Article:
1John 3:4-10, “Everyone who practices sin also practices lawlessness; and sin is lawlessness. And you know that He appeared to take away sins; and in Him there is no sin. No one who abides in Him sins; no one who sins has seen Him or knows Him. Little children, let no one deceive you; the one who practices righteousness is righteous, just as He is righteous; the one who practices sin is of the devil; for the devil has sinned from the beginning. The Son of God appeared for this purpose, that He might destroy the works of the devil. No one who is born of God practices sin, because His seed abides in him; and he cannot sin because he is born of God. By this the children of God and the children of the devil are obvious; anyone who does not practice righteousness is not of God, nor the one who does not love his brother.” Our “practices” (verb) determine our “practice” (noun).

 

 

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May 11, 2014

Concealing and Confessing – Don R. Patton

Posted in Uncategorized at 6:00 am by sranderson0103

He who conceals his transgressions will not prosper, But he who confesses and forsakes them will find compassion. (Proverbs 28:13)

WikiAnswers says the average person lies one billion times every five years. This is the standard spiel of secular psychologists who “confess” that the average person lies many times a day. One might get the impression that these insightful, authoritative counselors have such a high, lofty standard of morality that they see flaws in conduct that we are just not honest enough to perceive.

Nothing could be farther from the truth. They are professional sin belittlers. They are paid to make guilty people feel better. Their strategy is to claim that eeeeverybody does it aaaall the time. Therefore, how bad could it be?

Of course, they would never stoop to the foolishness of relying on the blood of Christ for forgiveness, especially for something so trivial. So, with a straight face they tell this tall tale. It does not work very well but is the best they can do.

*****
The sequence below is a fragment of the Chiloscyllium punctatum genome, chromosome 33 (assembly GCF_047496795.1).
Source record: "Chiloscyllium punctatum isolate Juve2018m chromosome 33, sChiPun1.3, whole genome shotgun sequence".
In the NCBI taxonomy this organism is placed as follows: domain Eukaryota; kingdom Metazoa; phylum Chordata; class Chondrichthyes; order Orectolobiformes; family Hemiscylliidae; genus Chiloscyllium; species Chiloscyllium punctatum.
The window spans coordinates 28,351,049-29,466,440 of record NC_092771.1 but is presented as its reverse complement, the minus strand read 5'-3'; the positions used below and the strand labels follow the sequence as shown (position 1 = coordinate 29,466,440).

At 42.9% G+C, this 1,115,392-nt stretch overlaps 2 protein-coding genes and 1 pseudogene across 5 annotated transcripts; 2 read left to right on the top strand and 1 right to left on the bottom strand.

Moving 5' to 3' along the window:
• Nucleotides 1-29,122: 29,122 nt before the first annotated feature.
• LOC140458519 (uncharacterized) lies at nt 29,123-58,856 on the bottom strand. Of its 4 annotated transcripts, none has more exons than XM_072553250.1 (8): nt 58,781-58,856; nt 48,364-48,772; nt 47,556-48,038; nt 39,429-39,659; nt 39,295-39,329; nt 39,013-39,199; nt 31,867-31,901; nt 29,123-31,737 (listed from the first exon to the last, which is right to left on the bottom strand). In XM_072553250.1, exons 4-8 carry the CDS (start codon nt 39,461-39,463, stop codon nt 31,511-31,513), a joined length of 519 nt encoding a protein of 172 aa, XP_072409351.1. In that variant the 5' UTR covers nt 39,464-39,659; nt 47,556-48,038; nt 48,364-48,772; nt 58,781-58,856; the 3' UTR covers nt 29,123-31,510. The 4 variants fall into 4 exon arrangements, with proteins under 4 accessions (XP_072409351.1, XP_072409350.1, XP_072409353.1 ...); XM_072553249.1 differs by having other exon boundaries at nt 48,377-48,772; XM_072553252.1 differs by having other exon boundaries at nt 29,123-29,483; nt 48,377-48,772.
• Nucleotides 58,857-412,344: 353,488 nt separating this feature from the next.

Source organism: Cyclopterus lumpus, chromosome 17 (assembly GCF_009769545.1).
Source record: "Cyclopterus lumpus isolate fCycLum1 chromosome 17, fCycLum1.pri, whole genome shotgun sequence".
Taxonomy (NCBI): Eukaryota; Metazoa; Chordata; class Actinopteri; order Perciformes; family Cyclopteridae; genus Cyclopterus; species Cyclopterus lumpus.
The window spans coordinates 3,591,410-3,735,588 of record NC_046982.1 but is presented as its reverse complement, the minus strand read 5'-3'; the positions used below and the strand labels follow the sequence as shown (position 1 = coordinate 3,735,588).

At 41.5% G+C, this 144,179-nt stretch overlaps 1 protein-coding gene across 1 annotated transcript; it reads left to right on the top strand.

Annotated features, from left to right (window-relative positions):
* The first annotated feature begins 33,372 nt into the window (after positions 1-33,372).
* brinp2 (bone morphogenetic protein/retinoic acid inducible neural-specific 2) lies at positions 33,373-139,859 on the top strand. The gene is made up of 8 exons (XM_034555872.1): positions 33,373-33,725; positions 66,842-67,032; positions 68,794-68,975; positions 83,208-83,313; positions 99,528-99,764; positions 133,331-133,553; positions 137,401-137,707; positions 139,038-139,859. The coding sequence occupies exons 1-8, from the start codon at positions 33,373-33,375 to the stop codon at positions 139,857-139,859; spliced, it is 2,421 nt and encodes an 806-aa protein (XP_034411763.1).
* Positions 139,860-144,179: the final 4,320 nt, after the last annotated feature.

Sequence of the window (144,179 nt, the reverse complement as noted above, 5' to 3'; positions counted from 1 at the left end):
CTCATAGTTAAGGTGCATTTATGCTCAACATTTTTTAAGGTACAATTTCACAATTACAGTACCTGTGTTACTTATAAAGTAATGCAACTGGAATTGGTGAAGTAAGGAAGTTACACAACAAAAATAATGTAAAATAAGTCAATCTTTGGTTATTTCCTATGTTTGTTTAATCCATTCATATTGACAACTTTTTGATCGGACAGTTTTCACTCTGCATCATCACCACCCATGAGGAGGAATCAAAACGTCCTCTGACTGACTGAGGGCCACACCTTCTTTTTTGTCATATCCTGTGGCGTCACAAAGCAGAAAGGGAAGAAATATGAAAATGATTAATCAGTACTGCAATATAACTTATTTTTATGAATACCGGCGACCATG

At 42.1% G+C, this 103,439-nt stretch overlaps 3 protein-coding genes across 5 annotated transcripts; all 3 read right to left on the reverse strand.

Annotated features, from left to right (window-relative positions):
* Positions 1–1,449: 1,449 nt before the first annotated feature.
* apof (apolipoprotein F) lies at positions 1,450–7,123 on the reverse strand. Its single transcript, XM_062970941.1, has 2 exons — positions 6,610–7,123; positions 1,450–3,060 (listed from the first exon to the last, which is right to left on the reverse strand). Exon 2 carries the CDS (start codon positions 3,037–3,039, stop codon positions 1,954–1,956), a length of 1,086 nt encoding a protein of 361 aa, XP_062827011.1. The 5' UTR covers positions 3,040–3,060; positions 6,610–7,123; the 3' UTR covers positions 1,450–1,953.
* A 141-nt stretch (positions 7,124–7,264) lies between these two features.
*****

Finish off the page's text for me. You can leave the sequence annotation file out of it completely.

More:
It is true that the most godly Christian has committed acts of sin, sins of omission, if not sins of commission.

“If we say that we have no sin, we deceive ourselves, and the truth is not in us.” (I John 1:8)

Unlike the world, we do not have to dilute sin’s significance by multiplying it’s incidence, nor do we need to belittle our sin in any way. There is no reason for us to deny its real, eternal significance. We understand that it cost the Son of God His life blood. We can afford to acknowledge how terrible it is because we have a solution.

“If we confess our sins, he is faithful and righteous to forgive us our sins, and to cleanse us from all unrighteousness” (I John 1:9)

This forgiveness is based on the fact that

“the blood of Jesus His Son cleanses us from all sin.” (I John 1:7) ”

How foolish it is for Christians to try the more natural courses, to try to justify, or deny, or hide their damning sin. We have a supernatural solution. We don’t need the Devil’s lies.

The truth is, as the inspired author of Proverbs 28 counsels, we must confess and forsake sin(s). This confession, however, cannot be simply a generalized confession (“please forgive all my sins”), but a specific “naming” of the particular sins, acknowledging that it was, indeed, a sin in the sight of God, deserving of divine punishment and repudiation by a holy God.

Similarly, the term “forsakes” (Proverbs 28:13) does not mean simply to refrain from the practice, but to renounce, to disown. If possible and applicable, this would also entail confessing and making restitution to anyone who had been injured by that sin; otherwise, the confession need be made only to God.